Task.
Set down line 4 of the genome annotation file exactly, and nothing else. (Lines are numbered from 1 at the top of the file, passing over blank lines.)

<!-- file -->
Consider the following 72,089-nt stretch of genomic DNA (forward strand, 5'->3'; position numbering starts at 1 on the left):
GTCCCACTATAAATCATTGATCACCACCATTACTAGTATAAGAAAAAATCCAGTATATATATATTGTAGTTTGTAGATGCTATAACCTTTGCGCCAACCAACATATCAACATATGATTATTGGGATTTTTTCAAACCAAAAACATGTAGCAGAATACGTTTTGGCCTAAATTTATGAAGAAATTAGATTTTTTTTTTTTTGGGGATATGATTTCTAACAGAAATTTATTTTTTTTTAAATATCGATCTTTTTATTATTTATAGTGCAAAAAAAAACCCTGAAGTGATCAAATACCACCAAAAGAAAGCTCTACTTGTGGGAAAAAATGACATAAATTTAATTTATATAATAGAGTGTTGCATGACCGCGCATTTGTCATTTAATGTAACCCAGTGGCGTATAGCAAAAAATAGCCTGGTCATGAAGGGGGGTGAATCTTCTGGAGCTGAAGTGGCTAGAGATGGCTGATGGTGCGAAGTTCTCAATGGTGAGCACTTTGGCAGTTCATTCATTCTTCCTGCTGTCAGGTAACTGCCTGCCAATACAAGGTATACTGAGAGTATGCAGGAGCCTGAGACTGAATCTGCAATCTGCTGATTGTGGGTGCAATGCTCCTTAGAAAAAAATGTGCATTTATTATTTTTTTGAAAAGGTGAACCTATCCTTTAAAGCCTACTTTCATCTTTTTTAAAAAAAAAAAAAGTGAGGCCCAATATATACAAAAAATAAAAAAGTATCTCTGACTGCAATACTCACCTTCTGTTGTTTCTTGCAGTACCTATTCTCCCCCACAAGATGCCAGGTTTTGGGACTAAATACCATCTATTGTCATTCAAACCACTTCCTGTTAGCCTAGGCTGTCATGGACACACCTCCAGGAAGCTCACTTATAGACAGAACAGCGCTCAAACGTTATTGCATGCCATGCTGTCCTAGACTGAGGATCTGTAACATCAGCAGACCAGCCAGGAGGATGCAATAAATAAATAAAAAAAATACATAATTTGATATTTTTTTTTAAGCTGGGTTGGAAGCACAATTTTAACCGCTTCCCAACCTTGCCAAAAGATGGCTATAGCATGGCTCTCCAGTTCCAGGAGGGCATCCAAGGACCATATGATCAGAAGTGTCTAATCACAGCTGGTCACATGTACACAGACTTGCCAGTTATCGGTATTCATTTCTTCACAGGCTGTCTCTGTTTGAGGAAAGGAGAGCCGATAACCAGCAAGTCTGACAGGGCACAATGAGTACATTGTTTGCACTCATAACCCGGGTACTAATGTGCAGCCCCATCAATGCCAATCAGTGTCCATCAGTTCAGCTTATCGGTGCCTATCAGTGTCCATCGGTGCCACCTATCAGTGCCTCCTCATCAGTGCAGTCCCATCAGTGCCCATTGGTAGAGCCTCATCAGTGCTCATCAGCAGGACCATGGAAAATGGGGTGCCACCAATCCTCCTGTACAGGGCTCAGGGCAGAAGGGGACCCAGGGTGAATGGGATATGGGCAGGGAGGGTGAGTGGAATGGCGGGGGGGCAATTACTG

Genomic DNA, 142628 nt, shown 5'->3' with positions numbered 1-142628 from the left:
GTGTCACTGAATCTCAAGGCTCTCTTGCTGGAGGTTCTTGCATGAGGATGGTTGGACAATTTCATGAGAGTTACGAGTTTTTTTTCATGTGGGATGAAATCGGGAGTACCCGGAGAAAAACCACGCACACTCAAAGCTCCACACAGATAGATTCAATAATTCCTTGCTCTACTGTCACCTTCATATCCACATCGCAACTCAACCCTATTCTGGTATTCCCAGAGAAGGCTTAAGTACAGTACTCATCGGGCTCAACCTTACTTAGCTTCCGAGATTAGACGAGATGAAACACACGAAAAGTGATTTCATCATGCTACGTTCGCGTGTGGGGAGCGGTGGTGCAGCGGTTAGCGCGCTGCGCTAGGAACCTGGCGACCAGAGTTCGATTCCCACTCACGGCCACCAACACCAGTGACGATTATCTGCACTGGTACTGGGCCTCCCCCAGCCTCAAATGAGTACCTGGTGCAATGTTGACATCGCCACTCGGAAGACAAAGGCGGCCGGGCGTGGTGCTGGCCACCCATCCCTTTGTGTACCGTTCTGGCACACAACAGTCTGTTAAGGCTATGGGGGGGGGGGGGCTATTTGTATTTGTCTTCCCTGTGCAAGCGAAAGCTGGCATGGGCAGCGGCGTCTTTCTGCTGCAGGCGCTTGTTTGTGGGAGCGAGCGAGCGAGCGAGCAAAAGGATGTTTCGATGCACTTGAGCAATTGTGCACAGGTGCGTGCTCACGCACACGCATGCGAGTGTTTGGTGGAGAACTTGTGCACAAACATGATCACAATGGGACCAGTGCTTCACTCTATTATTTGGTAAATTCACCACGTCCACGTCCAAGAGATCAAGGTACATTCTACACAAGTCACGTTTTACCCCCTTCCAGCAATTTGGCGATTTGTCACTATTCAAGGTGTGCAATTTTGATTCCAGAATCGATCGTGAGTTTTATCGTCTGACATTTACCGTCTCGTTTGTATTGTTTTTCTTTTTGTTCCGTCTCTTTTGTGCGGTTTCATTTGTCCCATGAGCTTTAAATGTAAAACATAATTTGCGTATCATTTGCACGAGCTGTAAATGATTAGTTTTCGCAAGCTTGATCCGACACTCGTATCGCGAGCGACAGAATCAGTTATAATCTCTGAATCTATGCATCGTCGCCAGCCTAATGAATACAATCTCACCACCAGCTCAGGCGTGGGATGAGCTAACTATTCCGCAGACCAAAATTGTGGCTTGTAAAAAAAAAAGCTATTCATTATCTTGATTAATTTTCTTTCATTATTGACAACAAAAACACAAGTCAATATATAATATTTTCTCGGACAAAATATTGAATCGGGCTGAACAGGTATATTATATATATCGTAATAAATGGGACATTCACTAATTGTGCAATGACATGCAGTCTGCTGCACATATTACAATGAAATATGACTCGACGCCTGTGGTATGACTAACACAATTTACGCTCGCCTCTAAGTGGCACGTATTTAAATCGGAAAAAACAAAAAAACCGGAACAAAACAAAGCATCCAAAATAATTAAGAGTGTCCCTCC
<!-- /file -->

GTGTCACTGAATCTCAAGGCTCTCTTGCTGGAGGTTCTTGCATGAGGATGGTTGGACAATTTCATGAGAGTTACGAGTTTTTTTTCATGTGGGATGAAATCGGGAGTACCCGGAGAAAAACCACGCACACTCAAAGCTCCACACAGATAGATTCAATAATTCCTTGCTCTACTGTCACCTTCATATCCACATCGCAACTCAACCCTATTCTGGTATTCCCAGAGAAGGCTTAAGTACAGTACTCATCGGGCTCAACCTTACTTAGCTTCCGAGATTAGACGAGATGAAACACACGAAAAGTGATTTCATCATGCTACGTTCGCGTGTGGGGAGCGGTGGTGCAGCGGTTAGCGCGCTGCGCTAGGAACCTGGCGACCAGAGTTCGATTCCCACTCACGGCCACCAACACCAGTGACGATTATCTGCACTGGTACTGGGCCTCCCCCAGCCTCAAATGAGTACCTGGTGCAATGTTGACATCGCCACTCGGAAGACAAAGGCGGCCGGGCGTGGTGCTGGCCACCCATCCCTTTGTGTACCGTTCTGGCACACAACAGTCTGTTAAGGCTATGGGGGGGGGGGGGCTATTTGTATTTGTCTTCCCTGTGCAAGCGAAAGCTGGCATGGGCAGCGGCGTCTTTCTGCTGCAGGCGCTTGTTTGTGGGAGCGAGCGAGCGAGCGAGCAAAAGGATGTTTCGATGCACTTGAGCAATTGTGCACAGGTGCGTGCTCACGCACACGCATGCGAGTGTTTGGTGGAGAACTTGTGCACAAACATGATCACAATGGGACCAGTGCTTCACTCTATTATTTGGTAAATTCACCACGTCCACGTCCAAGAGATCAAGGTACATTCTACACAAGTCACGTTTTACCCCCTTCCAGCAATTTGGCGATTTGTCACTATTCAAGGTGTGCAATTTTGATTCCAGAATCGATCGTGAGTTTTATCGTCTGACATTTACCGTCTCGTTTGTATTGTTTTTCTTTTTGTTCCGTCTCTTTTGTGCGGTTTCATTTGTCCCATGAGCTTTAAATGTAAAACATAATTTGCGTATCATTTGCACGAGCTGTAAATGATTAGTTTTCGCAAGCTTGATCCGACACTCGTATCGCGAGCGACAGAATCAGTTATAATCTCTGAATCTATGCATCGTCGCCAGCCTAATGAATACAATCTCACCACCAGCTCAGGCGTGGGATGAGCTAACTATTCCGCAGACCAAAATTGTGGCTTGTAAAAAAAAAAGCTATTCATTATCTTGATTAATTTTCTTTCATTATTGACAACAAAAACACAAGTCAATATATAATATTTTCTCGGACAAAATATTGAATCGGGCTGAACAGGTATATTATATATATCGTAATAAATGGGACATTCACTAATTGTGCAATGACATGCAGTCTGCTGCACATATTACAATGAAATATGACTCGACGCCTGTGGTATGACTAACACAATTTACGCTCGCCTCTAAGTGGCACGTATTTAAATCGGAAAAAACAAAAAAACCGGAACAAAACAAAGCATCCAAAATAATTAAGAGTGTCCCTCC